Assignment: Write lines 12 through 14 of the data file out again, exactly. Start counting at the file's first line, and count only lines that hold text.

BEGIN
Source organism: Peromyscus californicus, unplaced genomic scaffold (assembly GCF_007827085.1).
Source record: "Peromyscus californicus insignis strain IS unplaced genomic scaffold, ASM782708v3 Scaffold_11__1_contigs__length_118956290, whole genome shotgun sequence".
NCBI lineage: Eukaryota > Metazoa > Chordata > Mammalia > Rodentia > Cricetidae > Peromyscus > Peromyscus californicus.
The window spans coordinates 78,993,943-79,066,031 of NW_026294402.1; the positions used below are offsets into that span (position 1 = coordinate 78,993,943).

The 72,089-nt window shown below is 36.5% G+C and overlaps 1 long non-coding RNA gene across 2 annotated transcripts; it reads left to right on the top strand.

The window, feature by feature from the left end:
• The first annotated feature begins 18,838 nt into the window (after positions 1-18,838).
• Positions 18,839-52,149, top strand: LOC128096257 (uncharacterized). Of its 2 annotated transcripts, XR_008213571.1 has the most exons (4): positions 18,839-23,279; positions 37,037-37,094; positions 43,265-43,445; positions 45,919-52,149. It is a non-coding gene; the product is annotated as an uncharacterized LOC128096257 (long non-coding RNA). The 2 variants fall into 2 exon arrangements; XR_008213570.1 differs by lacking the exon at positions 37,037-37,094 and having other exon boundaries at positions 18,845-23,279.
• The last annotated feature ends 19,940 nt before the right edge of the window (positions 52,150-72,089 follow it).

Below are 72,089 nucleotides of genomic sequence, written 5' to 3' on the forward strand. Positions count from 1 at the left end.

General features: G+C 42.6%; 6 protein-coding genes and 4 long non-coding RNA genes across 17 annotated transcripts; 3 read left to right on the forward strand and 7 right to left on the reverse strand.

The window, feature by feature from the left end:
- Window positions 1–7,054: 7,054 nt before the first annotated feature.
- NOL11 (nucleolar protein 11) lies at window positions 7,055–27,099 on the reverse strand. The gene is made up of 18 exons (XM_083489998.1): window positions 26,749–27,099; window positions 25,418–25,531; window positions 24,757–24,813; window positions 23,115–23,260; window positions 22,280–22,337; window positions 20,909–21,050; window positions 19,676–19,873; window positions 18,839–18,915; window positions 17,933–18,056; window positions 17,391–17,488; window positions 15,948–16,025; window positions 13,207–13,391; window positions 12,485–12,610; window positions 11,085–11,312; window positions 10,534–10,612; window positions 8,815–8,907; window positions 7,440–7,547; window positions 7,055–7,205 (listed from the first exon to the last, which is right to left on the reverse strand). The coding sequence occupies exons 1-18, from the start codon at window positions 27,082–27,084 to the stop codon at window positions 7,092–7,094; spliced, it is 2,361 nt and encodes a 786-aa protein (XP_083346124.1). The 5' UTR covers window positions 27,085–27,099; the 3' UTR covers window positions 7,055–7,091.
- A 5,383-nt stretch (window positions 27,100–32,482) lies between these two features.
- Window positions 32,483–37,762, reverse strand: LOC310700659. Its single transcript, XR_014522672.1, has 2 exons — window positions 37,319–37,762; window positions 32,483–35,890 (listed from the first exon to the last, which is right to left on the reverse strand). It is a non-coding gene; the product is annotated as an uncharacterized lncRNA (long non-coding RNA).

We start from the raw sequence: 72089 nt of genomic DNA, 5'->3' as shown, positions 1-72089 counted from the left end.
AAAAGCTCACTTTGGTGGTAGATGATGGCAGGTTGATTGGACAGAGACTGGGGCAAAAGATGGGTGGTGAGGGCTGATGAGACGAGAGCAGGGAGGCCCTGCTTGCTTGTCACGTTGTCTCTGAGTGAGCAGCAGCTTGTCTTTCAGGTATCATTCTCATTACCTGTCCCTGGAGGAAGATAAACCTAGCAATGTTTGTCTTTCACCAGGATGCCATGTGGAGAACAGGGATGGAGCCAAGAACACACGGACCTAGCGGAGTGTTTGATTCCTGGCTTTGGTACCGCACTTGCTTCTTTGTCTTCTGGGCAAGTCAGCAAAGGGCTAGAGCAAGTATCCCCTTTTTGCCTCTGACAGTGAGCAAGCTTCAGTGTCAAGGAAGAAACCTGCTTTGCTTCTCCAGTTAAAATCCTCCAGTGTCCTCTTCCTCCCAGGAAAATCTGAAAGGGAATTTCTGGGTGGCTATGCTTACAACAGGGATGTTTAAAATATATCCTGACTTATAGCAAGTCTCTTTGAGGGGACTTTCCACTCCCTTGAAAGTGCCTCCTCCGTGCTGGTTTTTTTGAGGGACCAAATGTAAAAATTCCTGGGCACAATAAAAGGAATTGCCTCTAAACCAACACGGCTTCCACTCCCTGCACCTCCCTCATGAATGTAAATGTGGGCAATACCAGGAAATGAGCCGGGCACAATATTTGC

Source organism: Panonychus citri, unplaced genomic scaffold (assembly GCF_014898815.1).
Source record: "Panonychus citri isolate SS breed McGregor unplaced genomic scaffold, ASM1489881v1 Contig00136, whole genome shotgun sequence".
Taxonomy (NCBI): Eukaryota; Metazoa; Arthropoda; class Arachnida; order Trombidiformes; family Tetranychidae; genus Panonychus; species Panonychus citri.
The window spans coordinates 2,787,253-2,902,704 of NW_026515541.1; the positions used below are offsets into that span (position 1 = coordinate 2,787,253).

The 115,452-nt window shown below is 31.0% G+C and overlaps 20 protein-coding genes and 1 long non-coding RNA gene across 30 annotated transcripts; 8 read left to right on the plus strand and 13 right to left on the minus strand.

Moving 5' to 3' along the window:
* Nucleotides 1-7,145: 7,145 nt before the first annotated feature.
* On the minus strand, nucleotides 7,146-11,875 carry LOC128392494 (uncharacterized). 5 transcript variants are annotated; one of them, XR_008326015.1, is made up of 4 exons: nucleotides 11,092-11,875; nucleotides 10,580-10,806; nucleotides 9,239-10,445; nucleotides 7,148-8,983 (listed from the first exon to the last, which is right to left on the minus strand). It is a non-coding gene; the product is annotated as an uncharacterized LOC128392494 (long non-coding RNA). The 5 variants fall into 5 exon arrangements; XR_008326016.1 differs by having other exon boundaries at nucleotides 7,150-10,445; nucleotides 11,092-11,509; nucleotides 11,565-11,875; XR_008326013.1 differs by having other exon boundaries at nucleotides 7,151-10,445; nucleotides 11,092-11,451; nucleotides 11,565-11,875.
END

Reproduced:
The window, feature by feature from the left end:
- Window positions 1–7,054: 7,054 nt before the first annotated feature.
- NOL11 (nucleolar protein 11) lies at window positions 7,055–27,099 on the reverse strand. The gene is made up of 18 exons (XM_083489998.1): window positions 26,749–27,099; window positions 25,418–25,531; window positions 24,757–24,813; window positions 23,115–23,260; window positions 22,280–22,337; window positions 20,909–21,050; window positions 19,676–19,873; window positions 18,839–18,915; window positions 17,933–18,056; window positions 17,391–17,488; window positions 15,948–16,025; window positions 13,207–13,391; window positions 12,485–12,610; window positions 11,085–11,312; window positions 10,534–10,612; window positions 8,815–8,907; window positions 7,440–7,547; window positions 7,055–7,205 (listed from the first exon to the last, which is right to left on the reverse strand). The coding sequence occupies exons 1-18, from the start codon at window positions 27,082–27,084 to the stop codon at window positions 7,092–7,094; spliced, it is 2,361 nt and encodes a 786-aa protein (XP_083346124.1). The 5' UTR covers window positions 27,085–27,099; the 3' UTR covers window positions 7,055–7,091.